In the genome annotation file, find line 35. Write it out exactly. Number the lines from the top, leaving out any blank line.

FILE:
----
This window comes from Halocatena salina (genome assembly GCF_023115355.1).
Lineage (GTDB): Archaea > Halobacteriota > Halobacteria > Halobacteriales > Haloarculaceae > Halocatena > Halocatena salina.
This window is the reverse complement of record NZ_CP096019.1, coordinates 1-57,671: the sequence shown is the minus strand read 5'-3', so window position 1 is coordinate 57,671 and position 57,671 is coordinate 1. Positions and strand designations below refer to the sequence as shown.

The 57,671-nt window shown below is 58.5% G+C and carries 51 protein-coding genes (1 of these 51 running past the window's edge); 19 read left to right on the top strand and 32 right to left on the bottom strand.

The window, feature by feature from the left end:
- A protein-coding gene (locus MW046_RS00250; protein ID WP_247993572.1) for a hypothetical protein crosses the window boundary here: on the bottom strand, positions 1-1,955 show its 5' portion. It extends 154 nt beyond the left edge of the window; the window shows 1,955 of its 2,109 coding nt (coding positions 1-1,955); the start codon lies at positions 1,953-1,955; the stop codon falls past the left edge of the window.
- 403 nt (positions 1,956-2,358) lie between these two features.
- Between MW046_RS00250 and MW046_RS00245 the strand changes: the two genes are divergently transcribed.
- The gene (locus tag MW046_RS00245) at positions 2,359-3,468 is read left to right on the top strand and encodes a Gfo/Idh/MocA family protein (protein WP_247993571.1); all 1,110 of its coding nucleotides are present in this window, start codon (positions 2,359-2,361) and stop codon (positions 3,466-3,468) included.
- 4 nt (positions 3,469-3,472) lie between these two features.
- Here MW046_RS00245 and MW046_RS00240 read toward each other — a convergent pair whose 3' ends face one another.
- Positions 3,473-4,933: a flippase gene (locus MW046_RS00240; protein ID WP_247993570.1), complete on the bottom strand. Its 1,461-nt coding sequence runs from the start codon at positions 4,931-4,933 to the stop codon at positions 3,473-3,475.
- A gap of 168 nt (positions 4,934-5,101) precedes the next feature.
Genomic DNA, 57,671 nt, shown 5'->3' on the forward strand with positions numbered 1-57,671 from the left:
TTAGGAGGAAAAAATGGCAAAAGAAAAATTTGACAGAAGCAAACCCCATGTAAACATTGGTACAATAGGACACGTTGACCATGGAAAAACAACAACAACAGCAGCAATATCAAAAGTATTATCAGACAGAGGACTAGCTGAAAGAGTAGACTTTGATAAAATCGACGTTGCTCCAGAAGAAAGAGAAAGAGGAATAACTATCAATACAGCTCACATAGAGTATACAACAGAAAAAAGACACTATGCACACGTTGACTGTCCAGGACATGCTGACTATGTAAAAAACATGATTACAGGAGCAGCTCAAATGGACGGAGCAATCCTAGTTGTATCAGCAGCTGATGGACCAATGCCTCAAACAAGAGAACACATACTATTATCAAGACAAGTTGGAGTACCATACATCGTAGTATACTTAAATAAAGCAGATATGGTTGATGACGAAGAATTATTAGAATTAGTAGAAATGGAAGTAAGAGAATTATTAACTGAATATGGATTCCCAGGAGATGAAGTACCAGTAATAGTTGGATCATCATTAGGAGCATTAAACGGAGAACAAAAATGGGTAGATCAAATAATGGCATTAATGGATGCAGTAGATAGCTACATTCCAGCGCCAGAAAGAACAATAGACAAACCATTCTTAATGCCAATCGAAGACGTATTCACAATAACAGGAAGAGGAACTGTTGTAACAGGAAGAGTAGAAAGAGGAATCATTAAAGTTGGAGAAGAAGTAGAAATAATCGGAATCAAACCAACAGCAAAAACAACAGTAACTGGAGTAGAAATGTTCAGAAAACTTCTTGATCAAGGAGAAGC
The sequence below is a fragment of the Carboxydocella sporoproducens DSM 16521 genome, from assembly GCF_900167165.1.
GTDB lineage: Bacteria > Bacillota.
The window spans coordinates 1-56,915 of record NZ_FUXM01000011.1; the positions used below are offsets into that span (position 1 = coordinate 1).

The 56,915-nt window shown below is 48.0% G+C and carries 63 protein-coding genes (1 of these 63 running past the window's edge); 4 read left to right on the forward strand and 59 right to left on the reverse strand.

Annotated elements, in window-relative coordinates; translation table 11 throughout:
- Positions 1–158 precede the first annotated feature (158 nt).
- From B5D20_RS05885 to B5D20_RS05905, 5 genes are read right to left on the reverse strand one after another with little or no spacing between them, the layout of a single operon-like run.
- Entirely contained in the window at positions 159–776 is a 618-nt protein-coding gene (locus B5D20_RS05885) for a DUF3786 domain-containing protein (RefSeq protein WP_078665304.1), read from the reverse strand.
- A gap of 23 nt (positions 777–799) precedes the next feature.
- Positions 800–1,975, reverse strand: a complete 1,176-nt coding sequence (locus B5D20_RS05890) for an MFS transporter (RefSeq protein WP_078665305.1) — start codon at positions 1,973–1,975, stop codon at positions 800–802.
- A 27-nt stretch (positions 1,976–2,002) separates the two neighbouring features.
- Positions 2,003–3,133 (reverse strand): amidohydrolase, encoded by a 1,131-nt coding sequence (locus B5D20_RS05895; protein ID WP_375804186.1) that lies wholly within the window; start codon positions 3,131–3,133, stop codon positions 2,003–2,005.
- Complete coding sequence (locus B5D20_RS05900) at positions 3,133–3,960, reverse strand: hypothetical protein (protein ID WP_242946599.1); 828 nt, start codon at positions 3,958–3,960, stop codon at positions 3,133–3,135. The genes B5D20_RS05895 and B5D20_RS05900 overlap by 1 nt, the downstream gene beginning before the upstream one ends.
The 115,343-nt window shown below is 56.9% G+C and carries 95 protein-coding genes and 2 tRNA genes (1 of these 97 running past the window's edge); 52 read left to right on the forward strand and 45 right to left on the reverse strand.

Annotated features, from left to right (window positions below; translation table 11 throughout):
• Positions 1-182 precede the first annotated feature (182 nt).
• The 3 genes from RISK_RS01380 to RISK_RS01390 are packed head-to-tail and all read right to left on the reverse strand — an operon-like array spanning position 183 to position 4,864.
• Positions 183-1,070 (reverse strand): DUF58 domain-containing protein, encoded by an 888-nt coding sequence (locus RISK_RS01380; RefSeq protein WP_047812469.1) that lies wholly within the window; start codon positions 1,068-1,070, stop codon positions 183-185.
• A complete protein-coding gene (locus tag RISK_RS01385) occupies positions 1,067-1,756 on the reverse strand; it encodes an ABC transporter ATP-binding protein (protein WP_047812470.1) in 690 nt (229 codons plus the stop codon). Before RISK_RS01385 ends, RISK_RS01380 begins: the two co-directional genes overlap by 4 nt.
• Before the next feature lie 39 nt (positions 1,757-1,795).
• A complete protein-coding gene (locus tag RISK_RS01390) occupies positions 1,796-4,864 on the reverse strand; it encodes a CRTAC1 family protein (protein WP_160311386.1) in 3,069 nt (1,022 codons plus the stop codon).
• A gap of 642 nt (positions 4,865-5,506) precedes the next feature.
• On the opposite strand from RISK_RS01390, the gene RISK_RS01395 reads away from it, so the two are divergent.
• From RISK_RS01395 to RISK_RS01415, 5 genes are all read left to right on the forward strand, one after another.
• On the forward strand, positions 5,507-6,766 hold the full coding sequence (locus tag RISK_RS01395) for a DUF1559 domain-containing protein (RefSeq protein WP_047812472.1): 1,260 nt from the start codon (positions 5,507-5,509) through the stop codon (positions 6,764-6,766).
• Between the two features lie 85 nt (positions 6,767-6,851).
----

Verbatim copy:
• Before the next feature lie 39 nt (positions 1,757-1,795).